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Migration can be classified based on the willingness of the migrants and the movement associated with administrative limits.
Based on the movement associated with administrative limits
(i) Internal migration: The movement of people within a country, i.e. within the political boundaries, is known as internal migration.
In other words, internal migration refers to a change of residence within national boundaries, i.e. inter-state, inter-province, inter-city, or municipalities. An internal migrant is someone who moves to a different administrative territory.
Based on the origin and destination of migrants, internal migration is further classified into four categories.
  • Rural to Urban Migration: The movement of population from rural areas to the nearby towns and cities mainly in search of better livelihood and standard of living, i.e. employment, education and recreation facilities.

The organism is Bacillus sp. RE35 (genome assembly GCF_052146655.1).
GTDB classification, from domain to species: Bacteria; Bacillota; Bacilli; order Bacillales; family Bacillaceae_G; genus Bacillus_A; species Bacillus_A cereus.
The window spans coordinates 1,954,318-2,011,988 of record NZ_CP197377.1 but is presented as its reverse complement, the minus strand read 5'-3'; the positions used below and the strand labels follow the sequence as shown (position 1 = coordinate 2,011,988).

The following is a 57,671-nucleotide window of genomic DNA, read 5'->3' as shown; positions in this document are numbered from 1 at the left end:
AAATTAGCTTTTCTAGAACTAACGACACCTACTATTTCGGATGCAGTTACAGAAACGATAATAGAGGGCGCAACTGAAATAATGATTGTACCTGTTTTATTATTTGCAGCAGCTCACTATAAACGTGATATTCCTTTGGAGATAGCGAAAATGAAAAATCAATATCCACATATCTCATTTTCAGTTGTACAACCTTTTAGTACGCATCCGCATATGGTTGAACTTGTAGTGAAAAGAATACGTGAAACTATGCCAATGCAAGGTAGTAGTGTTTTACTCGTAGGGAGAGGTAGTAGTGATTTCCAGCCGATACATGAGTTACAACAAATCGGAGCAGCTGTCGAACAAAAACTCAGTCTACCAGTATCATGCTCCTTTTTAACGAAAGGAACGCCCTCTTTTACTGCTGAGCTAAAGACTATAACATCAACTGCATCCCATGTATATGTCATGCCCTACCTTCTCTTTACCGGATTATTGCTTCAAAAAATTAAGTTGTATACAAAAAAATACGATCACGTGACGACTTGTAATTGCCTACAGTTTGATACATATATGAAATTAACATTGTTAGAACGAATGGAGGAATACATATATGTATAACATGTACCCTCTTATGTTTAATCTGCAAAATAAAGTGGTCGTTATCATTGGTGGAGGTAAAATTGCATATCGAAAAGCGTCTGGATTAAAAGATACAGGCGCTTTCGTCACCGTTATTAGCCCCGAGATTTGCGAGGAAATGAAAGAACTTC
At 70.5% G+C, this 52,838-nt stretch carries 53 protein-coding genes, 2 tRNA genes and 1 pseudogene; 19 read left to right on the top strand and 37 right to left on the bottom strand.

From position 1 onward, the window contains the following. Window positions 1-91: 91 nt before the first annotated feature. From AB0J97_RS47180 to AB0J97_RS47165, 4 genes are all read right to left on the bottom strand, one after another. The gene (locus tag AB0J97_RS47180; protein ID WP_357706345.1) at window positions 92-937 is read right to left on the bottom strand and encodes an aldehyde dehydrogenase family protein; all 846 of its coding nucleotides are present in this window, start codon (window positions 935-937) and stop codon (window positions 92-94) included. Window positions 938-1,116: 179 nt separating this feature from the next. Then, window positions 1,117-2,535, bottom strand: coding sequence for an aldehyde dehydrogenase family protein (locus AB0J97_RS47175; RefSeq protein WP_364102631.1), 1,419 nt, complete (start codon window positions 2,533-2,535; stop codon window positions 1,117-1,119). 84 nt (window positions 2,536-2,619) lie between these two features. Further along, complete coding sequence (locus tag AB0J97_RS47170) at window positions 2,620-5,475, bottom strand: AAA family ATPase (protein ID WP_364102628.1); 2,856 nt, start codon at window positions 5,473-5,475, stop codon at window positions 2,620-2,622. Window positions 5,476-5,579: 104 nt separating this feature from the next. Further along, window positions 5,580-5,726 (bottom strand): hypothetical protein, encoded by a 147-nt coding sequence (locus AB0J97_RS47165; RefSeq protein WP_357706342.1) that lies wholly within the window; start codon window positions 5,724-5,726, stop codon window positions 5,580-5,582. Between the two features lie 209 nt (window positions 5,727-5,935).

• Urban to Urban Migration: The migration between one urban centre to the other in search of higher salaries and a new market for business opportunities.
  • Rural to Rural Migration: Mostly sociological factors like marriage, and sometimes in search of fertile land for cultivation.
  • Urban to Rural Migration: The movement from urban centres to rural areas to get rid-off the urban problems and returning to native place after retirement from jobs. Rural to urban migration is the most common one.
(ii) International migration – Migration that occurs across the national boundaries, i.e. from one country to another, is known as international migration.
In 2017, India was the largest country of origin of international migrants (17 million), followed by Mexico (13 million) (International
Migration Report, 2017).